13. Initiation of esophageal squamous cell carcinoma (ESCC) in a murine 4-nitroquinoline-1-oxide and alcohol carcinogenesis model

    PubMed Central

    Osei-Sarfo, Kwame; Scognamiglio, Theresa; Gudas, Lorraine J.

    2015-01-01

    Esophageal squamous cell carcinomas (ESCCs) are very common, aggressive tumors, and are often associated with alcohol and tobacco abuse. Because ESCCs exhibit high recurrence rates and are diagnosed at late stages, identification of prognostic and drug targets for prevention and treatment is critical. We used the 4-nitroquinoline-1-oxide (4-NQO) murine model of oral carcinogenesis and the Meadows-Cook model of alcohol abuse to assess changes in the expression of molecular markers during the initial stages of ESCC. Combining these two models, which mimic chronic alcohol and tobacco abuse in humans, we detected increased cellular proliferation (EGFR and Ki67 expression), increased canonical Wnt signaling and downstream elements (?-catenin, FoxM1, and S100a4 protein levels), changes in cellular adhesive properties (reduced E-cadherin in the basal layer of the esophageal epithelium), and increased levels of phosphorylated ERK1/2 and p38. Additionally, we found that treatment with ethanol alone increased the numbers of epithelial cells expressing solute carrier family 2 (facilitated glucose transporter, member 1) (SLC2A1) and carbonic anhydrase IX (CAIX), and increased the phosphorylation of p38. Thus, we identified both 4-NQO- and ethanol-specific targets in the initial stages of esophageal carcinogenesis, which should lead to the development of potential markers and therapeutic targets for human ESCC. PMID:25714027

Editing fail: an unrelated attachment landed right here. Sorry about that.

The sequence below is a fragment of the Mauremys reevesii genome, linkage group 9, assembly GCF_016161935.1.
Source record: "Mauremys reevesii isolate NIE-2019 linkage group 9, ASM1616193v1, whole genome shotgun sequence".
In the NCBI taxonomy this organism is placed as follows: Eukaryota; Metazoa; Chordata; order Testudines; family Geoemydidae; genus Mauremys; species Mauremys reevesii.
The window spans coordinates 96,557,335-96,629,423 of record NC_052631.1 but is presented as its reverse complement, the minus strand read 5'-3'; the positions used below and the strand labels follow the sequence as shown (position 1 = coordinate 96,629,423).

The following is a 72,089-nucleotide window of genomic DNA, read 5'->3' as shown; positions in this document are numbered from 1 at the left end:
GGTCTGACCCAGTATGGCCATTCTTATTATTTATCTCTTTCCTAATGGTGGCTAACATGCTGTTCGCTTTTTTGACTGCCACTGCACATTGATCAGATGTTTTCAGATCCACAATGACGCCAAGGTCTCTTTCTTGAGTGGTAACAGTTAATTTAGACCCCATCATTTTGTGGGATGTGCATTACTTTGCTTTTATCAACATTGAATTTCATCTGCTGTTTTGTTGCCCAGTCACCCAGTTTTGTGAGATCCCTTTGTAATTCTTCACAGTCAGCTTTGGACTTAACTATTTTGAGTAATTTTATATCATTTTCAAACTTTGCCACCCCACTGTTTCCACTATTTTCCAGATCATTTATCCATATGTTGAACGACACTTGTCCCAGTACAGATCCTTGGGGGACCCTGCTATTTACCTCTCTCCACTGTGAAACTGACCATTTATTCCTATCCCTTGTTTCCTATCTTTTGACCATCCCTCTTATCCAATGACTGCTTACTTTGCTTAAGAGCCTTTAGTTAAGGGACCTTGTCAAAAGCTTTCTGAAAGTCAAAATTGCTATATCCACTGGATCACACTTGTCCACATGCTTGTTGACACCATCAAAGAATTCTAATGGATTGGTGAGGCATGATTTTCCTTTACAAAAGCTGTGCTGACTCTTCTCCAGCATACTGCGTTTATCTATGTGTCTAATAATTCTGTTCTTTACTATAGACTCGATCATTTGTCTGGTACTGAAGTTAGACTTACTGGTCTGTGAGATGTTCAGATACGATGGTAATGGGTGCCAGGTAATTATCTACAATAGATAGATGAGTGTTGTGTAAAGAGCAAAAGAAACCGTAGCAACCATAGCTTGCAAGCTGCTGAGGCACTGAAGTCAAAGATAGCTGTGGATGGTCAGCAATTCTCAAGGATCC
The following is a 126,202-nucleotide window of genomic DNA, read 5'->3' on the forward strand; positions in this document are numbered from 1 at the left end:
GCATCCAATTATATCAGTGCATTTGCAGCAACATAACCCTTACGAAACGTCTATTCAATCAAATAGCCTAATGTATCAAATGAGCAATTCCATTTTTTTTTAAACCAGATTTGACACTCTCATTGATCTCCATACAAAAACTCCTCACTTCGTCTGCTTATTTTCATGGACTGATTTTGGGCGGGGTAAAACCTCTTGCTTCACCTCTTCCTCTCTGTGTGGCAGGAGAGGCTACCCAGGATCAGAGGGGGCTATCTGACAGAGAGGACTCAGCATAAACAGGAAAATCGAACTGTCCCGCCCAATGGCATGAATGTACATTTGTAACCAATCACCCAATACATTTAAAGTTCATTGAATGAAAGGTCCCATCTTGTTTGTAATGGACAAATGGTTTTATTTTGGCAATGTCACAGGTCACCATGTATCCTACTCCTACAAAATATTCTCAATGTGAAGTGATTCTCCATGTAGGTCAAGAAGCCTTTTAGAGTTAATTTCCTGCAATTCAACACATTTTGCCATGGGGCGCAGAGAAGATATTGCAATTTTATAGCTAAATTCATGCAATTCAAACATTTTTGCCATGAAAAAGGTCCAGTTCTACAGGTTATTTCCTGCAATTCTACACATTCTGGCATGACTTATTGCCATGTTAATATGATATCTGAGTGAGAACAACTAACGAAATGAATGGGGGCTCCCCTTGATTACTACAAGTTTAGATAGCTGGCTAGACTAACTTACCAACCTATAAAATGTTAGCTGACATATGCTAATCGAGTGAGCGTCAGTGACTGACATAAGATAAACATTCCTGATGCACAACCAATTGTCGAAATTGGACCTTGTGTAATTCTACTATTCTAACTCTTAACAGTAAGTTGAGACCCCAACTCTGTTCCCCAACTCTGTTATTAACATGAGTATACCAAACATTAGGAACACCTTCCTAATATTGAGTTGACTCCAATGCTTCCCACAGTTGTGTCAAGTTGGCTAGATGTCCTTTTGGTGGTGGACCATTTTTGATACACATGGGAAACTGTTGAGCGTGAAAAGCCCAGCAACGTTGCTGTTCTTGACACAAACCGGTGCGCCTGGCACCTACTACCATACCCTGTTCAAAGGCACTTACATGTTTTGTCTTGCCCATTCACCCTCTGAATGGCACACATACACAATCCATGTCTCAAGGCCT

14. Transplantation of fetal retinal pigment epithelium in age-related macular degeneration with subfoveal neovascularization

    Microsoft Academic Search

    Peep V. Algvere; Lennart Berglin; Peter Gouras; Yaohua Sheng

    1994-01-01

    Background: Age-related macular degeneration (ARMD) is caused by abnormal retinal pigment epithelium (RPE) and may be complicated by choroidal neovascularization. The object of treatment would be to replace the diseased RPE with normal human RPE. • Method: Five patients with ARMD (preoperative visual acuity 0.08–0.2) underwent removal of subretinal fibrovascular membranes using pars plana vitrectomy techniques. Human fetal RPE (15–17